Heat and Rainfall Extremes are Increasing at an Unprecedented Rate in Observational Data

Scientists discovered a 90-fold rise in the frequency of monthly heat extremes in the last 10 years compared to 1951-1980 in observation data. According to their findings, so-called 3-sigma heat events, which differ significantly from what is usual in a specific location, currently, affect around 9% of all land area at any one moment.

On average, 1 in every 4 rainfall records in the recent decade may be ascribed to climate change, which rose in a non-linear fashion. Extreme occurrences connected to human-caused climate change are already at historic levels, according to the experts, and they must be expected to rise significantly more.

For extreme extremes, what we call 4-sigma-events that have been virtually absent before, we even see a roughly 1000-fold increase compared to the reference period. They affected about 3 percent of global land area in 2011-20 in any month.

Alexander Robinson

Raindrop concentrations range from 100 to 1,000 per cubic meter (3 to 30 per cubic foot), with drizzle droplets being more frequent. Raindrops seldom have diameters more than 4 mm because they break up as they become larger. As diameters get larger, the concentration tends to decrease.

It does not decrease visibility as much as drizzle, unless when it is thick. Rain is classified by meteorologists based on its rate of fall. Light, moderate, and heavy rain had hourly rates of less than 2.5 mm, 2.8 to 7.6 mm, and more than 7.6 mm, respectively.

“For extreme extremes, what we call 4-sigma-events that have been virtually absent before, we even see a roughly 1000-fold increase compared to the reference period. They affected about 3 percent of global land area in 2011-20 in any month,” says lead-author Alexander Robinson from Complutense University of Madrid, Spain, and Potsdam Institute for Climate Impact Research, Germany.

“This confirms previous findings, yet with ever-increasing numbers. We are seeing extremes now which are virtually impossible without the influence of global warming caused by greenhouse gas emissions from burning fossil fuels.” The term ‘sigma’ refers to what scientists call a standard deviation.

For example, in 2020, both Siberia and Australia had lengthy heat waves, causing to the rise of severe wildfires in both locations. Both incidents prompted the local government to declare a state of emergency. In 2021, sections of the United States and Canada experienced life-threatening temperatures, with temperatures reaching almost 50°C.

Globally, record-breaking heat extremes rose the greatest in tropical regions, which typically have little monthly temperature fluctuation. However, as temperatures rise, record-breaking heat will become more regular in the mid-and high-latitude areas.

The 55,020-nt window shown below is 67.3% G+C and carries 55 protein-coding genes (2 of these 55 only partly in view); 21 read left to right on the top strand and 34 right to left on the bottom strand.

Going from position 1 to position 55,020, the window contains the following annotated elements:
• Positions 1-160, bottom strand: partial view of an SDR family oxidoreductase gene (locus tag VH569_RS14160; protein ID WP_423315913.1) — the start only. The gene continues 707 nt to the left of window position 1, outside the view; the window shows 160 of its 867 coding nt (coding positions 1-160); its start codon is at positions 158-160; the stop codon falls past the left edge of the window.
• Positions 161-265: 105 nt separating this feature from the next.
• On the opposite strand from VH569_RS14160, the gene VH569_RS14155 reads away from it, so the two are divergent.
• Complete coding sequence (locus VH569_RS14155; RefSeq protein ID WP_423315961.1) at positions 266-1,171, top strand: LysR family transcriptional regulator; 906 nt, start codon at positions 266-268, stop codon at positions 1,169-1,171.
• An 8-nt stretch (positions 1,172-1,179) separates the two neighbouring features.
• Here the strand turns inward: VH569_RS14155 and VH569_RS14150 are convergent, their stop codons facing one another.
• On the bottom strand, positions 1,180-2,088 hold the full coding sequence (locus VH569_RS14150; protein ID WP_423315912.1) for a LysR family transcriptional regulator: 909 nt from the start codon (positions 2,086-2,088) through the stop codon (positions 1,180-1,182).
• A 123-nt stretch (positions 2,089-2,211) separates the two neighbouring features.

1 in 4 rainfall records is attributable to climate change

Rainfall totals have also grown on a daily basis. The frequency of wet records rose by roughly 30% when compared to what would be expected in a climate without global warming. This means that one out of every four records may be attributed to human-caused climate change. The Clausius-Clapeyron relation, which indicates that air can store 7% extra moisture every degree Celsius of warming, is the science behind this.

Importantly, rainfall records have been reduced in already-dry places like as western North America and South Africa, while moist regions such as central and northern Europe have witnessed a significant rise. Increasing rainfall extremes does not, in general, assist to ameliorate drought conditions.

Small temperature increase, disproportionally big consequences

When compared to the already intense preceding decade of 2000-2010, the new statistics reveal that the land area hit by 3-sigma heat extremes has approximately doubled. The 4-sigma occurrences, which are extremely strong deviations that were previously virtually nonexistent, have recently appeared in the data.

In the previous ten years, rainfall records have grown by another 5%. The relatively modest amount of warming in the last 10 years, 0.25°C, has so significantly increased climatic extremes.

“These data show that extremes are now far outside the historical experience. Extreme heat and extreme rainfall are increasing disproportionally,” says co-author Stefan Rahmstorf, from the Potsdam Institute for Climate Impact Research.

“Our analysis confirms once again that for the impacts of global heating on us humans, every tenth of a degree matters.”